By now, we’re all familiar with Bob Dylan’s new-ish song Black Rider, released on Rough and Rowdy Ways this June. It’s an interesting song, full of the usual picturesque yet vague lyrics that leave us wondering what he really intended to say — if he intended to say anything at all.
Here are the lyrics — from the Bob.com site…
Ironically, however, one of the questions I ask in my presentation Deconstructing Murder Most Foul(https://dylagence.wordpress.com/2020/10/17/deconstructing-murder-most-foul-an-in-depth-look-at-bob-dylan-and-the-assassination-of-president-kennedy/) is–since that song is so obviously conspiracy-oriented, does this mean his next song will be in support of the Warren Commission Report? Well, I should have known. He got ahead of me. It’s not a new song in the next album — it’s another song in R+RW.
U-huh. Black Rider.
You see, upon doing a bit of research, (with the help of a reply posted on a Dylan board somewhere), it turns out that there is a play called The Black Rider. It’s other name is — the Casting of the Magic Bullets.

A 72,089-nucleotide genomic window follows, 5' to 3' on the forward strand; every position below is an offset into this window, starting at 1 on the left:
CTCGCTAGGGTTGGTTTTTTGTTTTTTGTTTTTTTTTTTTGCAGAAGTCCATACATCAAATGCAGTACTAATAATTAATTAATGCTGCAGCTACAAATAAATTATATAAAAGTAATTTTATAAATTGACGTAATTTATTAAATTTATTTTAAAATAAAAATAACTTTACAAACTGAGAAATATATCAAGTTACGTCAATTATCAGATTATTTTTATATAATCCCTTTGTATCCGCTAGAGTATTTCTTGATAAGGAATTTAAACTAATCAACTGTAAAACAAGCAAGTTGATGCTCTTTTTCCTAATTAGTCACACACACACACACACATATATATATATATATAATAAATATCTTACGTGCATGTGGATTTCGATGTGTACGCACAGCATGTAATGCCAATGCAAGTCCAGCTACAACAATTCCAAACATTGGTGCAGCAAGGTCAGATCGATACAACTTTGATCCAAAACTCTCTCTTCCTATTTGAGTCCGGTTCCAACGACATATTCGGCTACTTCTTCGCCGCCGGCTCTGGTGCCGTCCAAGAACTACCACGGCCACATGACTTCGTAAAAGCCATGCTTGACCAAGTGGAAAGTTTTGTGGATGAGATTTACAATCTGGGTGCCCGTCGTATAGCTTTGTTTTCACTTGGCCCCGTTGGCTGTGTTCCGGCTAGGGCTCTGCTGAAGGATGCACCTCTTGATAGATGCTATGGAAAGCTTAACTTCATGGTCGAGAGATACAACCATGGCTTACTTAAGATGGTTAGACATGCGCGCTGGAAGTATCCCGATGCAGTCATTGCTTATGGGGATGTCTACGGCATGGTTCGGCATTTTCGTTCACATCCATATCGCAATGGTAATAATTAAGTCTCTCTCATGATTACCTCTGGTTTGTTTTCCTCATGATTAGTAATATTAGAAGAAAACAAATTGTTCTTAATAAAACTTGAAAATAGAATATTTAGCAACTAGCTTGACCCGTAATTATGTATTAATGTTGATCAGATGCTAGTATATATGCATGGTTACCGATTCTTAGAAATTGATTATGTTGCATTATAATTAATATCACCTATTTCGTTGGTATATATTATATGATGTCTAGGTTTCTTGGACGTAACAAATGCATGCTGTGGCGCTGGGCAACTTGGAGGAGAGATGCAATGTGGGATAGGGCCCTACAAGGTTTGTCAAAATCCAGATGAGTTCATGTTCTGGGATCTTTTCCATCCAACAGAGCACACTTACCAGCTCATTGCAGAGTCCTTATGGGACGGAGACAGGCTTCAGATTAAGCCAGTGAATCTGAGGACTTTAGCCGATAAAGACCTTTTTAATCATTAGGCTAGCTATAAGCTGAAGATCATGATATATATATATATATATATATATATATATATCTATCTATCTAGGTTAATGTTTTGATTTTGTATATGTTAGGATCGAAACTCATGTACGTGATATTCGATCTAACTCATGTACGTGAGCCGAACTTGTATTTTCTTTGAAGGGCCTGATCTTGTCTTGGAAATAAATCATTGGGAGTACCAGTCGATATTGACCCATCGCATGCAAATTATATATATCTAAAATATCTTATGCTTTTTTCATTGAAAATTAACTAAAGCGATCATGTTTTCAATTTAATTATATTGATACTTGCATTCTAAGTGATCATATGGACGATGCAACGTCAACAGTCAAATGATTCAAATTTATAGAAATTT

The Magic Bullet theory was the bungee cord that tried to hold the Warren Commission Report together. It failed miserably — except to those willing to ‘believe’ what these ‘credible people’ told them. Here’s my paper on that…https://educationforum.ipbhost.com/topic/2372-the-pretty-pigs-saturday-night/
To make matters even more interesting, this play is based on a folk story used by Carla Maria von Weber in his most famous opera Die Freischutz…the Marksman.
And, if the name ‘Weber’ rings a bell, think Constanze Weber, who married Wolfgang Mozart. She and Carla Maria were cousins…and if you think back, Constanze was not much of a friend to Wolfgang, as she insisted he write a Requium under someone else’s name because they needed the money, and then, after he died during the process, found someone to complete it in order to make money off of selling it. Lovely woman…
But that’s a story for another day.
So here we have in Dark Rider yet another connection to Mozart (lots in MMF) and a song possibly drawn from a play about magic bullets.
Nice work, Mr. Dylan
You keep us on our toes.